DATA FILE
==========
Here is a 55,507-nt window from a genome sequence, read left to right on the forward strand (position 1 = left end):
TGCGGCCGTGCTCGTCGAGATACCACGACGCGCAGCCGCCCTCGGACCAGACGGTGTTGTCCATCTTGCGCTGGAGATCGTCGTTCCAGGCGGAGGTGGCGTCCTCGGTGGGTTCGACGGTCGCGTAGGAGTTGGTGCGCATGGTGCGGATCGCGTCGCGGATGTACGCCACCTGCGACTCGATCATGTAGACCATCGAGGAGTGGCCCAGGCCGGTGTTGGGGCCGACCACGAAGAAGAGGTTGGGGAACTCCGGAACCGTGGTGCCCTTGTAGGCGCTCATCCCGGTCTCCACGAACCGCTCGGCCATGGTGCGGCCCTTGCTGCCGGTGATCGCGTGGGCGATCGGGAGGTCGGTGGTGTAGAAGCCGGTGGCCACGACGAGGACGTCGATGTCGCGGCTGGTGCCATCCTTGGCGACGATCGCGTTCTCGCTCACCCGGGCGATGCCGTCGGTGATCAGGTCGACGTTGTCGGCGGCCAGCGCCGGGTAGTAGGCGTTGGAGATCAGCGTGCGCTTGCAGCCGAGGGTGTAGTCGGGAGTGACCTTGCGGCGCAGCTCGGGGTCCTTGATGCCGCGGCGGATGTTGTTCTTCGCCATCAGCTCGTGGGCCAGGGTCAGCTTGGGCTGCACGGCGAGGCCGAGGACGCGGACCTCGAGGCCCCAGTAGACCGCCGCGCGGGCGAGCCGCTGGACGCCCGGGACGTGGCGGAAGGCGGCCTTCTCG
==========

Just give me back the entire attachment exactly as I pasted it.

Here is a 55,507-nt window from a genome sequence, read left to right on the forward strand (position 1 = left end):
TGCGGCCGTGCTCGTCGAGATACCACGACGCGCAGCCGCCCTCGGACCAGACGGTGTTGTCCATCTTGCGCTGGAGATCGTCGTTCCAGGCGGAGGTGGCGTCCTCGGTGGGTTCGACGGTCGCGTAGGAGTTGGTGCGCATGGTGCGGATCGCGTCGCGGATGTACGCCACCTGCGACTCGATCATGTAGACCATCGAGGAGTGGCCCAGGCCGGTGTTGGGGCCGACCACGAAGAAGAGGTTGGGGAACTCCGGAACCGTGGTGCCCTTGTAGGCGCTCATCCCGGTCTCCACGAACCGCTCGGCCATGGTGCGGCCCTTGCTGCCGGTGATCGCGTGGGCGATCGGGAGGTCGGTGGTGTAGAAGCCGGTGGCCACGACGAGGACGTCGATGTCGCGGCTGGTGCCATCCTTGGCGACGATCGCGTTCTCGCTCACCCGGGCGATGCCGTCGGTGATCAGGTCGACGTTGTCGGCGGCCAGCGCCGGGTAGTAGGCGTTGGAGATCAGCGTGCGCTTGCAGCCGAGGGTGTAGTCGGGAGTGACCTTGCGGCGCAGCTCGGGGTCCTTGATGCCGCGGCGGATGTTGTTCTTCGCCATCAGCTCGTGGGCCAGGGTCAGCTTGGGCTGCACGGCGAGGCCGAGGACGCGGACCTCGAGGCCCCAGTAGACCGCCGCGCGGGCGAGCCGCTGGACGCCCGGGACGTGGCGGAAGGCGGCCTTCTCG